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The People Look Like Flowers at Last: New Poemsby Charles Bukowski
Synopses & Reviews
the gas line is leaking, the bird is gone from the
cage, the skyline is dotted with vultures;
Benny finally got off the stuff and Betty now has a job
as a waitress; and
the chimney sweep was quite delicate as he
giggled up through the
I walked miles through the city and recognized
nothing as a giant claw ate at my
stomach while the inside of my head felt
airy as if I was about to go
its not so much that nothing means
anything but more that it keeps meaning
theres no release, just gurus and self-
appointed gods and hucksters.
the more people say, the less there is to say.
even the best books are dry sawdust.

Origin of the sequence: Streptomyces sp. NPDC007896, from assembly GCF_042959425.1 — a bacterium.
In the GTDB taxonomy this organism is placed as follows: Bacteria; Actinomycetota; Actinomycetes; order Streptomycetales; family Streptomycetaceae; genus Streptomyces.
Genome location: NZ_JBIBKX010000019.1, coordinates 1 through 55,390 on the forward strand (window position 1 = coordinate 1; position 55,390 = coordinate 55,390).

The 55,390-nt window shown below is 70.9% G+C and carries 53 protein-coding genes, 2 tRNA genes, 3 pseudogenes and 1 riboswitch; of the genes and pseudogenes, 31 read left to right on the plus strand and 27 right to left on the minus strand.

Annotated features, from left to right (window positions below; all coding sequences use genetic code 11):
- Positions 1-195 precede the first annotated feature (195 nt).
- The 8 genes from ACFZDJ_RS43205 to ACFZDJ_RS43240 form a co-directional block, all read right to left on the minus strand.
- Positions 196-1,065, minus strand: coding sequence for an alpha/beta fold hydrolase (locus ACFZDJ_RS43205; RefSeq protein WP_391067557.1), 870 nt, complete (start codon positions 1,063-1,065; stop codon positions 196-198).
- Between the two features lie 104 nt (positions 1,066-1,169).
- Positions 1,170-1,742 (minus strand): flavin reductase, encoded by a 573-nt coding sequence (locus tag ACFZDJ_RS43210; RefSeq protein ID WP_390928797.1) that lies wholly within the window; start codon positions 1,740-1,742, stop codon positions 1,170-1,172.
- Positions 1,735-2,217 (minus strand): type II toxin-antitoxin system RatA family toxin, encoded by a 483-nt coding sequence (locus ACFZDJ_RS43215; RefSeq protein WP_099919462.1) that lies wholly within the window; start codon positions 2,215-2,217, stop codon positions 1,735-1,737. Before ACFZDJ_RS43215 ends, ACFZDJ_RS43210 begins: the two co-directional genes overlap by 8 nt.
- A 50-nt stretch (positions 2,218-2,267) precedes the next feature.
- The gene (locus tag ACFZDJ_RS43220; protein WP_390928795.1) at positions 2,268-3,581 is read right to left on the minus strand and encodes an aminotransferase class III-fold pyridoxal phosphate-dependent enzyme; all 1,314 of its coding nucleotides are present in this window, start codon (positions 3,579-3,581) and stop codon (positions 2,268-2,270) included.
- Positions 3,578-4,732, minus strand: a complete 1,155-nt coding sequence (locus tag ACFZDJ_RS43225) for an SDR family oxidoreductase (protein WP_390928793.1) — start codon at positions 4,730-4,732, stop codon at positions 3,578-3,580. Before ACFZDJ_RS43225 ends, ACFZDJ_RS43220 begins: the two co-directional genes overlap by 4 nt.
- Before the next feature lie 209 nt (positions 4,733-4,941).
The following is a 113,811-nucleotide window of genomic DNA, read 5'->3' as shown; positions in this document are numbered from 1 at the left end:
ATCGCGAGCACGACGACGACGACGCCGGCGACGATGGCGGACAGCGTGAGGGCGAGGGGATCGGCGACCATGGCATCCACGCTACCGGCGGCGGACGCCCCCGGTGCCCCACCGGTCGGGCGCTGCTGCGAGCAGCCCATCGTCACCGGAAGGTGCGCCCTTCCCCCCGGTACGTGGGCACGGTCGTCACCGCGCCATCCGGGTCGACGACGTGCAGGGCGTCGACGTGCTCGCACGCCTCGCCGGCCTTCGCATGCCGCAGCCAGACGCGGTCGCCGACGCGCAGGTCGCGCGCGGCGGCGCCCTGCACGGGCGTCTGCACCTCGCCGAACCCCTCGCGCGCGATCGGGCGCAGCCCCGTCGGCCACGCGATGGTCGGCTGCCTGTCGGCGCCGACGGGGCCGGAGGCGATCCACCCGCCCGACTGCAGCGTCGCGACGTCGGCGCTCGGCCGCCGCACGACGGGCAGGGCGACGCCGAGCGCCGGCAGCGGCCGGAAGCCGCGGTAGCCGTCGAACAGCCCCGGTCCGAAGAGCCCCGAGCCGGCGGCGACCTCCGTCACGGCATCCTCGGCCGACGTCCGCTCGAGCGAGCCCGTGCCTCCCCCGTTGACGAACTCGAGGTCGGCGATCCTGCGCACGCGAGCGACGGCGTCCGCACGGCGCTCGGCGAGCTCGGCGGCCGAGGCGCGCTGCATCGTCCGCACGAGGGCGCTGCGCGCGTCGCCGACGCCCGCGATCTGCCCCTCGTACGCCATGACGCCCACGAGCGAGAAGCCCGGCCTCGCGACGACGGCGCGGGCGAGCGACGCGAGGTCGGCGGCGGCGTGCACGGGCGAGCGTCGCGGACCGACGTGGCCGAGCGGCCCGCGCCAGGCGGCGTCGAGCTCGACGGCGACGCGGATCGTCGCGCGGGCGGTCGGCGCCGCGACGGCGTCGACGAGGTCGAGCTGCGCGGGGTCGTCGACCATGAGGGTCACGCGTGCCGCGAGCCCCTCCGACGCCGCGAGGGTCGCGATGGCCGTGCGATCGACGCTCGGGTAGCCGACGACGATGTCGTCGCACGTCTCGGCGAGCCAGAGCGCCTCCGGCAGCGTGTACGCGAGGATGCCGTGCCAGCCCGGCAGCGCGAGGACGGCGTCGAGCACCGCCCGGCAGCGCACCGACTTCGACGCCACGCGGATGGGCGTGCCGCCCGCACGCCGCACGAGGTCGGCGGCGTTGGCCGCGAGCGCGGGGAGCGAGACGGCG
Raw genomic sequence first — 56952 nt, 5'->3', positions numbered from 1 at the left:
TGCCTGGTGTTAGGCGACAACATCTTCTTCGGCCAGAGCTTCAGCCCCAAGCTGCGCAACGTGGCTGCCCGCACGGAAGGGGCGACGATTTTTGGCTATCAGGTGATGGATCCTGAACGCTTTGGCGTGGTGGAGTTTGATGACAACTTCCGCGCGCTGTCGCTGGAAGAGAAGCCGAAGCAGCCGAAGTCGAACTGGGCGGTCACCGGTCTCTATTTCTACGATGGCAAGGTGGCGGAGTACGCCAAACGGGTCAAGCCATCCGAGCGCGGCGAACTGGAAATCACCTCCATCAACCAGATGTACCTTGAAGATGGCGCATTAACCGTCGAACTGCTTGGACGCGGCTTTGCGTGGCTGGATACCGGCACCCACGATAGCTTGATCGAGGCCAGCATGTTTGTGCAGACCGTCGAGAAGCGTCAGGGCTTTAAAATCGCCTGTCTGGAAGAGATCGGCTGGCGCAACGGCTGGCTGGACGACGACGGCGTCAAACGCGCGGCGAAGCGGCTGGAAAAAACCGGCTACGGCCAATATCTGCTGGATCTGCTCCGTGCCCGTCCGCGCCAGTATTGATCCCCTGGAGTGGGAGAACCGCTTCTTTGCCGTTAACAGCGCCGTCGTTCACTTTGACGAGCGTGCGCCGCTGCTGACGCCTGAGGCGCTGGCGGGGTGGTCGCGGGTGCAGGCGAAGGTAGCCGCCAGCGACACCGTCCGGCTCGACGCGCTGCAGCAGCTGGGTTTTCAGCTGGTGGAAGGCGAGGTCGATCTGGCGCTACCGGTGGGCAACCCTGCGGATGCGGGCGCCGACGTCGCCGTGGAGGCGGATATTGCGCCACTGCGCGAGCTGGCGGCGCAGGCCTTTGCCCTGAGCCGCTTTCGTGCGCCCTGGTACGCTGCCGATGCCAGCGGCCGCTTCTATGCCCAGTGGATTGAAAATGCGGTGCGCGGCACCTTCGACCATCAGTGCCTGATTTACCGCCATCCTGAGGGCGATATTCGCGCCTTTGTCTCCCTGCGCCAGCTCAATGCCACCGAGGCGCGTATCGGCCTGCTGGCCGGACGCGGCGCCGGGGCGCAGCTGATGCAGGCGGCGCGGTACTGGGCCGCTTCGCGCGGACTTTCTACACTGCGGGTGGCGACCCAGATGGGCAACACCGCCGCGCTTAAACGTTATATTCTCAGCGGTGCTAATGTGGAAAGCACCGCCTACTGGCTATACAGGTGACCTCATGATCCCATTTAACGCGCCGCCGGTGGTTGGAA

—from "fingernails; nostrils; shoelaces"
The fifth and final collection of poems from one of America's best-known contemporary writers of poetry and prose--and many would claim its most influential and imitated poet.
About the Author
Charles Bukowski is one of America's best-known contemporary writers of poetry and prose, and, many would claim, its most influential poet. He was born in Andernach, Germany, and brought to the United States at the age of three. He was raised in Los Angeles and lived there for fifty years. He published his first story in 1944, when he was twenty-four, and began writing poetry when he was thirty-five. He died in San Pedro, California, on March 9, 1994, at the age of seventy-three. During his lifetime he published over forty-five books of poetry and prose—many translated into more than a dozen languages. His worldwide popularity remains undiminished, and Ecco is proud to publish the five posthumous collections of his work (this volume is the fifth and final) in addition to a new selection of his later works, The Pleasures of the Damned.
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